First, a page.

Question... With Bob Fletcher's #1 Lieutenant incarcerated for fraud, what kind of deal to keep him out of jail did Fletcher make with the FBI and Homeland Security to allow this over-the-top, abusive police state action boot to be placed on the neck of citizens attempting to speak the truth to power during the RNC? How much did he compromise the integrity of his officers to save his own ass?

Coleman? What can I say? He simply aided, abetted and enabled war criminals to hold sway over our State and the City of Saint Paul for a price.

Thirty pieces of silver no doubt.

Where would we be if being robbed or burglarized we didn't have the police to call? However, when "peace officers" foment violence at peaceful demonstrations, in black uniforms, without badges or identifying name plates, for what the police chief calls "control" functions, there is an enormous disconnect between protecting public safety and becoming the agent threatening public safety.

The pre-emptive arrests, illegal searches, threatening behaviors with oversized weapons against unarmed civilians and journalists is not an exercise in "protecting public safety," but trampling on the rights of citizens under a false guise of providing security. My five decades plus in this country has allowed me the experience to hear twenty somethings to shout during protests, "Is this what a police state looks like...?" and to understand their anger. That IS what a police state looks like, whether it appears daily or whether it lurks as a latent force ready to squelch any dissent that rears its head... all in the name of "security." Coleman and his officers should be ashamed of themselves.

Mayor Coleman's utter arrogance, announcing his city attorney recommends no prosecution. Mayor Coleman initiates pre-emptive strikes targeting journalists, continues through the convention with a focused effort to take journalists off the streets, and after the convention is over, announces his full knowledge of the city's adoring celebration of the importance of freedom of the press and free speech. Is the mayor truly as moronic as he sounds? What party does he belong to?

It's is an understatement to say that journalists don't deserve to be assaulted, arrested or cited by police. However, to stop there misses the point of what happened in the Twin cities before and during the Republican convention. Neither should protesters, legal observers, medics, and bystanders be assaulted, arrested or cited, but they were. By the hundreds.

In a recent open letter dated September 12, 2008, and not easily found online, St. Paul Mayor Chris Coleman manages to skirt obvious and unprovoked police violence at the same time as revising history by claiming that police reacted only to "rioters" during the RNC:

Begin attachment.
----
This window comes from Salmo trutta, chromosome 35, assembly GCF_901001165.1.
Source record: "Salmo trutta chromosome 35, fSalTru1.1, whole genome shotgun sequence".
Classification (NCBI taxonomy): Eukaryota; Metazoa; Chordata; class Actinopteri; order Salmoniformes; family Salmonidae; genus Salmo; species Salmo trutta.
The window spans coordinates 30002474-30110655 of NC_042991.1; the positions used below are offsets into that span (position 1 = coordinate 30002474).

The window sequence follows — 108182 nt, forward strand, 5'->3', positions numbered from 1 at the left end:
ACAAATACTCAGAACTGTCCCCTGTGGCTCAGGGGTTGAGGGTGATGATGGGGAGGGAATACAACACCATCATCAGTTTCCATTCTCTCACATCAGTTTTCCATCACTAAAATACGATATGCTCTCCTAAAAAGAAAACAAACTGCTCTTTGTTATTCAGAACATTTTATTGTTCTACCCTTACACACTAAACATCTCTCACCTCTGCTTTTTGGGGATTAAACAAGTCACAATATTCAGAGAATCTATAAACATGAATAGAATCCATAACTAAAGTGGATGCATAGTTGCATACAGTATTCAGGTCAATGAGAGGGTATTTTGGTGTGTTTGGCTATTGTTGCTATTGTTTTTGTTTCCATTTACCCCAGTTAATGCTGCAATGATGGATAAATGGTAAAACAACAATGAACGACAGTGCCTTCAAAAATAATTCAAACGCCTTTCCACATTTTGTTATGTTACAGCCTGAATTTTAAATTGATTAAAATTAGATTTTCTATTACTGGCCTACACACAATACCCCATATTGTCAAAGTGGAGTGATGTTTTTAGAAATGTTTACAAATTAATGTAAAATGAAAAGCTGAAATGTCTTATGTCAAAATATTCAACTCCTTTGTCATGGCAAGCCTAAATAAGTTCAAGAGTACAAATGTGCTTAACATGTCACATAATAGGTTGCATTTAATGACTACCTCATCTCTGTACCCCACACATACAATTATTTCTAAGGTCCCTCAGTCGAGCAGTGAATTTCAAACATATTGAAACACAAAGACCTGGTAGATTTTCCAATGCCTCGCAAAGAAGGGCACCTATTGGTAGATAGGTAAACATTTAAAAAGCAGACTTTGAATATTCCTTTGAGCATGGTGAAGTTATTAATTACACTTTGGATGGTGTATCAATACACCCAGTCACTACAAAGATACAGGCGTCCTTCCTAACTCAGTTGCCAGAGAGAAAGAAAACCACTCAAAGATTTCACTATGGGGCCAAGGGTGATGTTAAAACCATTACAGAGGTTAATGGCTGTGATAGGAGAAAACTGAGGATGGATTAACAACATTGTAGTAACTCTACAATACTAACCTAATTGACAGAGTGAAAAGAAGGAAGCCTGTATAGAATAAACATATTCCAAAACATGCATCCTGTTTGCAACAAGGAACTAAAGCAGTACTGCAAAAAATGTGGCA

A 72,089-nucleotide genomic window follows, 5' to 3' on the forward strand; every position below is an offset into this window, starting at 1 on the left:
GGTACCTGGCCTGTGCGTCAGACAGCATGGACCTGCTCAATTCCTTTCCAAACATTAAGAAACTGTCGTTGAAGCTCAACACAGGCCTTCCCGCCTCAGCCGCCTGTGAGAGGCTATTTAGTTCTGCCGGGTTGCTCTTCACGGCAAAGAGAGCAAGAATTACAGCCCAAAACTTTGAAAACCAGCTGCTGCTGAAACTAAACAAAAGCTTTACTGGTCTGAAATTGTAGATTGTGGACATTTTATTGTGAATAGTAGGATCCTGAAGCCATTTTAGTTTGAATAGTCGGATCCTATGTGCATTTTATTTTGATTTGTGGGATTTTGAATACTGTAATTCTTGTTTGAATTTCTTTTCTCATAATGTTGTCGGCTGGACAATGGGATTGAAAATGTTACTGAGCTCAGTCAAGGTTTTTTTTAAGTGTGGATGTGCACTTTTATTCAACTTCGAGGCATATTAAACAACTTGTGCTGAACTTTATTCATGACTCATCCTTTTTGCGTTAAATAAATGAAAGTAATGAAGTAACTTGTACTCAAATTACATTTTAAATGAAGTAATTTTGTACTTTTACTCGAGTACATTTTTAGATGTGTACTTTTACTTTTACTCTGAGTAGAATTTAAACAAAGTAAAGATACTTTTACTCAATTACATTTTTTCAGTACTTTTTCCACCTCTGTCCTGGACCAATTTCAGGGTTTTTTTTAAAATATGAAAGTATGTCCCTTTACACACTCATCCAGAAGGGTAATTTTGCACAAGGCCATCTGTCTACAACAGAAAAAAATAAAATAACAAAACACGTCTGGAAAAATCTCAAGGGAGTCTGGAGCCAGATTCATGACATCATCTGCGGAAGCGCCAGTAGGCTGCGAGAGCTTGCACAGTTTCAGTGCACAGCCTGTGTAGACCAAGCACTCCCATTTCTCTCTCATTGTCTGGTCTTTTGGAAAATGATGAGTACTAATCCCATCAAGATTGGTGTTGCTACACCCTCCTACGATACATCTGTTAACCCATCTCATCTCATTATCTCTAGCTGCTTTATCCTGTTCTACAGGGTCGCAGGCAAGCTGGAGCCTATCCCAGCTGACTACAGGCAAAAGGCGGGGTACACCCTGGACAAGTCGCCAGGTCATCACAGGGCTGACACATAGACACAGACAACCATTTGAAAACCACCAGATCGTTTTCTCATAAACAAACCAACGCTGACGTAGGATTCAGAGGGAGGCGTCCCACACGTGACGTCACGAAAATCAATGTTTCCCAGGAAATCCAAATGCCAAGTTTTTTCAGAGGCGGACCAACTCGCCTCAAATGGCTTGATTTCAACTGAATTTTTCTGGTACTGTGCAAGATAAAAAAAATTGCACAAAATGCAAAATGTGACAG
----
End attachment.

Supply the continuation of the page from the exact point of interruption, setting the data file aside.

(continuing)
Coleman starts off by comparing the RNC security plan with that of the DNC, claiming that unlike in Denver his plan was to "deploy the minimum amount of force necessary to ensure public safety." Coleman fails to mention whether his interpretation of the "minimum amount of force" included copious pepper spray, tear gas, rubber bullets and concussion grenades used indiscriminately against hundreds of people. He also fails to mention that protesters coming to the Twin Cities were greeted prior to the convention with numerous house raids, based on highly dubious evidence of probable cause.

Coleman continues, unable to "adequately describe the feeling" as he watched a dumpster get overturned and a window get smashed. According to Coleman, fearful that the city would be lost "to chaos," he summarily justified the violent police response for days on the streets and in the jail by sensationalizing nothing more than petty vandalism.

Coleman's whitewash investigation is more evidence of his desire to revise history according to the perspective of law enforcement. It also underscores his lack of interest in ensuring accountability for what happened in the Twin Cities. According to the Minneapolis Star-Tribune, one of the former federal prosecutors, Tom Heffelfinger, co-leading a supposed investigation into RNC security, the review will not "explore allegations of police wrongdoing or violations of people's rights."

Returning the Coleman's open letter, he appears delusional about the harm his police caused by claiming that "no one was seriously injured." He obviously missed the dozens if not hundreds impacted by tear gas and pepper spray, not to mention rubber bullets and batons. He also missed the press conference outside his office held on September 5, 2008, highlighting some of the victims of police brutality:

So, to boil the obvious police violations down to only the simple arrest of journalists only adds insult to injury. Further adding insult to injury, Coleman cloaked himself in the First Amendment, outrageously claiming that Republicans and protesters "shared the same stage." Not only was free speech banished from the Twin Cities for a week, if not longer, but to ignore the systematic way in which police intimidated and prevented people from expressing themselves is completely unconscionable and Mayor Coleman ought to be ashamed of himself.